Jamie McGeechan, ASF Music Ambassador, updates us from Scotland today with news around Culann, an award-winning band from Ayrshire, Scotland, who have just released their second album, The Great Ecumene.
Culann are PJ Kelly, Sean Kelly, Greg Irish, Ross McCluskie and Calum Davis.
As Jamie goes on to explain: “I first met singer and guitarist PJ Kelly on the set of Outlaw King, the recently released Netflix biopic about Scottish king and freedom fighter Robert the Bruce on which Jamie had a supporting role.
Jamie, aka Little Fire, is one of our leading “eyes and ears” in Scotland, reporting that ..”Culann may be the best Scottish rock band that you haven’t heard of yet, and well NOW you have.”
It’s clear, however, that Culann is a band completely at ease with doing their own thing. They have been thriving by developing their sound, from their self-titled debut album released in 2012 to their follow up, The Great Ecumene, released at the end of April 2019.
The opening track “Evonium” is a great scene-setter for the album and gives a good insight into what Culann sound is like: intelligent compositions with powerful performances, great melodies and hooks, and 100% given with every note on each track.
What you get with Culann is a band who is not afraid to play with styles, aesthetics, and colors. They literally throw everything at it in the first track so it completely works. And, in case you’re wondering, the name Evonium is an ancient lost city in Scotland, considered by some to be Irvine, close to where the band lives.
In fact, The Great Ecumene itself is full of literary references – lyrics and sounds evoking nautical themes, ancient and forgotten lands and heroes – and all whilst sounding very modern indeed. Culann is Scottish storytelling, and “Evonium” is a welcoming opener on our journey into the world of Culann and The Great Ecumene.
Second track “Event without experience” is a track that is the key to Culann; “the band packs so much sonic brilliance into each song that it can initially confound you whilst arresting your attention; for me that’s what great music is all about–you can’t ignore it and it will stop you in your tracks. There is a particularly delightful flute solo from Gavin Millar, which is a real thing of beauty, ” explains Jamie, on a track that has everything else.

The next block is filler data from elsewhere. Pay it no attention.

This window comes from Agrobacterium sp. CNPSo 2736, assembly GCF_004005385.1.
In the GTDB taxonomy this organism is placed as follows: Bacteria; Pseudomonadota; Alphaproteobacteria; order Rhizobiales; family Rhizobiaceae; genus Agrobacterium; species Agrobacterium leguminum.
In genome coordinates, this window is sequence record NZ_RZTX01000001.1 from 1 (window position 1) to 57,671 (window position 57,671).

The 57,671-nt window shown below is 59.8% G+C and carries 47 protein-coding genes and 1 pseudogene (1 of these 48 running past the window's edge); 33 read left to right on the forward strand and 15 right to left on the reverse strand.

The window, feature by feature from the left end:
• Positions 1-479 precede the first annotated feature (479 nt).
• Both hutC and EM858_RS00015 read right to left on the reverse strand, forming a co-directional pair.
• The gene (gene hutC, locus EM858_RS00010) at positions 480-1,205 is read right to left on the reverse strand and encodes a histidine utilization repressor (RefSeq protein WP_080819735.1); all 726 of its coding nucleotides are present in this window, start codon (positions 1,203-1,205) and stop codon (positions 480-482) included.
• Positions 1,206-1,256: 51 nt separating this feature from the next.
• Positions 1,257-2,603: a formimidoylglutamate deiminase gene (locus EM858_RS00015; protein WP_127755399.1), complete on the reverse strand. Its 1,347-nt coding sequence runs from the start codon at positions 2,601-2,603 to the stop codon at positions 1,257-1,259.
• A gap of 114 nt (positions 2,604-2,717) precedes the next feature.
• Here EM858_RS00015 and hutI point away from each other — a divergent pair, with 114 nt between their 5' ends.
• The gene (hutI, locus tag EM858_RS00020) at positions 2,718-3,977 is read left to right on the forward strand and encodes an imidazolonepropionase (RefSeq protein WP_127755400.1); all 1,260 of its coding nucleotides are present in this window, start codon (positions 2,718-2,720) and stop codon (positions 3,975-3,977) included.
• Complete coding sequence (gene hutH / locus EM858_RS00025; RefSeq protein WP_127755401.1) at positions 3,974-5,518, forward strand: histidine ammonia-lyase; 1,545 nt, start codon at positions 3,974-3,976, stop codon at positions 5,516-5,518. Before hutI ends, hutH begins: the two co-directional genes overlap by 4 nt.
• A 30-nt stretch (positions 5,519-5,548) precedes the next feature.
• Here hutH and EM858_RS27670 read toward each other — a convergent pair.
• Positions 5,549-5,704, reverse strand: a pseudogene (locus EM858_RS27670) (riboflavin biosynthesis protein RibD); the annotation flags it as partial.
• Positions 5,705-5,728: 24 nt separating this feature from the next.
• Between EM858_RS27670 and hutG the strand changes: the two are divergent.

Track number four is atmospheric and clever, a song Jamie has not heard in a long time. One of Jamie’s favorites on the album, he tells us that because “Ecumene” is the name the ancient Greeks gave to the known world, the track is quite menacing and arresting at the same time. “It’s well crafted and takes the listener on a journey full of twists and turns, and as I’m listening to it right now, I feel like I’m in a dream world.” Its this juxtaposition of myth and human that makes Culann’s music so powerful.
All Reverie is another stand out track, one of the more obvious with real commercial appeal, although other songs such as Century Box and Aegis are “real growers” that can remain with you for days after listening.
The last track on the album, Queen Street, is a song which will grab you by the heart and serves as a fantastic closer to the album. Starting off as a heartfelt acoustic ballad, it builds into something people will want to sing back at the band, bringing down the roof live.
The band give everything on every track, mastery of song writing and composition, performances nothing short of mesmerising, “even artists Peter Strain, Pamela Scott, and Culann themselves have brought together the aesthetics of the album visually to tell a story,” Jamie informs us.
As Jamie noted …”Culann may be the best Scottish rock band that you haven’t heard of yet, and well NOW you have.” TAKE A LISTEN
The Great Ecumene is available from iTunes, Amazon, Spotify and in CD / Vinyl from the band directly at
Jamie McGeechan, contributing writer, May 2019, email@example.com